Chapter

Racial/Colour Categorization in US and Brazilian Censuses

Melissa Nobles

in Categories and Contexts

Published in print March 2004 | ISBN: 9780199270576
Published online April 2004 | e-ISBN: 9780191600883 | DOI: http://dx.doi.org/10.1093/0199270570.003.0006

Series: International Studies in Demography

Racial/Colour Categorization in US and Brazilian Censuses

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Provides an abbreviated history of racial categorization in American and Brazilian censuses from each country's first census in the eighteenth and nineteenth centuries up through the 2000 census. It argues against the view that census bureaux are disconnected from larger political developments or that racial data are innocuous demographic data. For most of their countries’ histories, state officials, (social) scientists, and politicians tightly controlled American and Brazilian census‐taking and the social categories deployed. Over the past thirty years in the US and the past twenty years in Brazil, groups within civil society have organized and lobbied to have methods of categorization altered. Categorization is now a ‘bottom up’ process and not only a ‘top down’ process.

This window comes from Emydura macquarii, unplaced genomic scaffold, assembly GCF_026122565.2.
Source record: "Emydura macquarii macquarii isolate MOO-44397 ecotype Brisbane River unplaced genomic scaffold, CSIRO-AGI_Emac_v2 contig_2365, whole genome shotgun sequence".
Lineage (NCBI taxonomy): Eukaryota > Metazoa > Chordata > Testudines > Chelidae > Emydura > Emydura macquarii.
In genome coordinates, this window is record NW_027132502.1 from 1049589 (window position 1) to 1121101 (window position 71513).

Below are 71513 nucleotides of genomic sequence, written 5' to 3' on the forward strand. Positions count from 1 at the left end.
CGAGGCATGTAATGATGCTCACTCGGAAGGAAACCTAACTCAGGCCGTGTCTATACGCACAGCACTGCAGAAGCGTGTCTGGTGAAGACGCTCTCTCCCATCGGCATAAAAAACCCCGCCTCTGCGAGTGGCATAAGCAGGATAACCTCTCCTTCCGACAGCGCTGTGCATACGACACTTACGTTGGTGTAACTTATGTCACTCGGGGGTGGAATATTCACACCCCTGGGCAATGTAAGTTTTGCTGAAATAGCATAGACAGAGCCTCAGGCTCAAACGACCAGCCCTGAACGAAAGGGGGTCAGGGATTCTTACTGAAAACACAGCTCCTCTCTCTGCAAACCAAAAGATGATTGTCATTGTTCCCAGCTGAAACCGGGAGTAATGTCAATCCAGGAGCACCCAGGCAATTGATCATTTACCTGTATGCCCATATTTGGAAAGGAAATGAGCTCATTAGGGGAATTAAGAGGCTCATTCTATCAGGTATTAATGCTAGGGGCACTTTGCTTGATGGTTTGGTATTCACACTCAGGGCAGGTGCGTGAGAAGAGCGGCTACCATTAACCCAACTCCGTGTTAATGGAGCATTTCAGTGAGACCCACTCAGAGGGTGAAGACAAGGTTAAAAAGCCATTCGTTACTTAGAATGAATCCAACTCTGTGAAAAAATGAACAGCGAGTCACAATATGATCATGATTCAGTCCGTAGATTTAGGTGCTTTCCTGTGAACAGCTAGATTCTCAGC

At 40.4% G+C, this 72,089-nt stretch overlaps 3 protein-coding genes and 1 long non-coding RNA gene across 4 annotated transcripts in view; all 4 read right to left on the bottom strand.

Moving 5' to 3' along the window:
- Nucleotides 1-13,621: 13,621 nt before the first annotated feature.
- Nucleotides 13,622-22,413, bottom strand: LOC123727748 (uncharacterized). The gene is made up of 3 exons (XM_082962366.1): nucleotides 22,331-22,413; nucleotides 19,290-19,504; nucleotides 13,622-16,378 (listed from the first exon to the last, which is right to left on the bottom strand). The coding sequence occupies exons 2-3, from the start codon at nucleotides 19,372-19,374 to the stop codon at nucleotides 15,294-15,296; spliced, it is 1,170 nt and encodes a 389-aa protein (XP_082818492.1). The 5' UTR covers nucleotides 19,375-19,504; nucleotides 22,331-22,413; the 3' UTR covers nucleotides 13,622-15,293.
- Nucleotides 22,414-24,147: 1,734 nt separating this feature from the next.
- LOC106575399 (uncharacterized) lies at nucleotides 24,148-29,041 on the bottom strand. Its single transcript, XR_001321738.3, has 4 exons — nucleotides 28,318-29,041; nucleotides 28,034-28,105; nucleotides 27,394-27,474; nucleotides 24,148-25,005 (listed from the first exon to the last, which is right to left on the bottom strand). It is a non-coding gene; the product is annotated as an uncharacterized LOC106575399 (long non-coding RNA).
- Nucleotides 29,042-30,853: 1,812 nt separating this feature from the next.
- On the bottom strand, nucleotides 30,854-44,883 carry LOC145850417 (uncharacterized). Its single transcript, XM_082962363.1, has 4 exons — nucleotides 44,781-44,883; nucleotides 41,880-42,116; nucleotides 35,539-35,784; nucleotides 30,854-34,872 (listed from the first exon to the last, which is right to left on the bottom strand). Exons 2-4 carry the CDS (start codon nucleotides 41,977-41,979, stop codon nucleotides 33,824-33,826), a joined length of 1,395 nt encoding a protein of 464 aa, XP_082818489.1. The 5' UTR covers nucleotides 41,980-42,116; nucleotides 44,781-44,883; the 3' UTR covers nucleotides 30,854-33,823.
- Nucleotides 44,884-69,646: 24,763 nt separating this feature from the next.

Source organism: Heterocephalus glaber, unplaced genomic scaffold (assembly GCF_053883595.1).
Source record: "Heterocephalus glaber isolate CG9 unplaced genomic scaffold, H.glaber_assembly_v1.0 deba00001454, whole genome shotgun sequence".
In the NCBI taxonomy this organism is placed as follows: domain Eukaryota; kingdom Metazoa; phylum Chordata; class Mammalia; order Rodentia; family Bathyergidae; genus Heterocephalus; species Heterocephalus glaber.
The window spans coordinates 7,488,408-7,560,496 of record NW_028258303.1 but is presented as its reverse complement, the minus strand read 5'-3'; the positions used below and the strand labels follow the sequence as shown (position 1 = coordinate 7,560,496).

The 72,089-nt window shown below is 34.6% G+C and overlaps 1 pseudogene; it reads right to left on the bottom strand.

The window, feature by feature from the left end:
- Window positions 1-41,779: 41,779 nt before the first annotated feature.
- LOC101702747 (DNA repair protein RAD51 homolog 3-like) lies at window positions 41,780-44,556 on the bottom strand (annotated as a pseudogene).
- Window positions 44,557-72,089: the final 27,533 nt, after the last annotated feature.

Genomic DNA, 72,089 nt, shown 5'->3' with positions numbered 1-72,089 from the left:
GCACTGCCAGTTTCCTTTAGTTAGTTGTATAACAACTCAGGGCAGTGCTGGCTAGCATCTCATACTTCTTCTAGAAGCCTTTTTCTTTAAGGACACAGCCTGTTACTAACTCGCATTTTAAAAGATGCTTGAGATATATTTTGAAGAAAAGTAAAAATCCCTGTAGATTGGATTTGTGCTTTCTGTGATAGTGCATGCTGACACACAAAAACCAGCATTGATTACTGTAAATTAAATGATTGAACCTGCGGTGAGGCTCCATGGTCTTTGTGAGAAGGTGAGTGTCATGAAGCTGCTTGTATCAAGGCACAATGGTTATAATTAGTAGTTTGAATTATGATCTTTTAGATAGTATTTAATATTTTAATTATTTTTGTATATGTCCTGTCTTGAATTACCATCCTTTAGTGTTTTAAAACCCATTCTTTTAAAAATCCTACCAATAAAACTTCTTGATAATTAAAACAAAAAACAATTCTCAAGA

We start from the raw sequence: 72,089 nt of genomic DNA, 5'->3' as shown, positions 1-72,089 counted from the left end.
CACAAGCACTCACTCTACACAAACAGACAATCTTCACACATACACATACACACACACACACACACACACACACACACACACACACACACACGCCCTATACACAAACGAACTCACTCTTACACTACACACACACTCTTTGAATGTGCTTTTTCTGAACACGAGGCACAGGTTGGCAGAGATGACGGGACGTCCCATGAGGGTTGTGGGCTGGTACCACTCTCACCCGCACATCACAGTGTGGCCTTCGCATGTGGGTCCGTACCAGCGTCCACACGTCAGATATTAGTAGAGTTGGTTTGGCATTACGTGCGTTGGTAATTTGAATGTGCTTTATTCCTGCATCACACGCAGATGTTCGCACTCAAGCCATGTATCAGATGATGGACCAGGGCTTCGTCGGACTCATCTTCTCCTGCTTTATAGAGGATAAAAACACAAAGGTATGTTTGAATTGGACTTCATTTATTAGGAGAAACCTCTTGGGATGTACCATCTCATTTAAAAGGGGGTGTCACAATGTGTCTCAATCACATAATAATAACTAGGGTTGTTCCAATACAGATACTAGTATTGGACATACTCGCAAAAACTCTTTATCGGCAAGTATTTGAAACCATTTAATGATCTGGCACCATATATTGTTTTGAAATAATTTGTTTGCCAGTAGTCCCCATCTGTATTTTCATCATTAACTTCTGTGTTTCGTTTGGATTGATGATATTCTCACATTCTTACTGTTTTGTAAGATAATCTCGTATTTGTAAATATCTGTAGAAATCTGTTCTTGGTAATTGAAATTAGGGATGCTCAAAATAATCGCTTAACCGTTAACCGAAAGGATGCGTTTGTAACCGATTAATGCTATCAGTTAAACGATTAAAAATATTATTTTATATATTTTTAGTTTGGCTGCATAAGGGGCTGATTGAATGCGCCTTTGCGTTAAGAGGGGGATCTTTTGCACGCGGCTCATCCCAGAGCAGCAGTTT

Keywords: Brazil; census; race; racial science; social movements; US

Chapter.  8990 words. 

Subjects: History of Economic Thought

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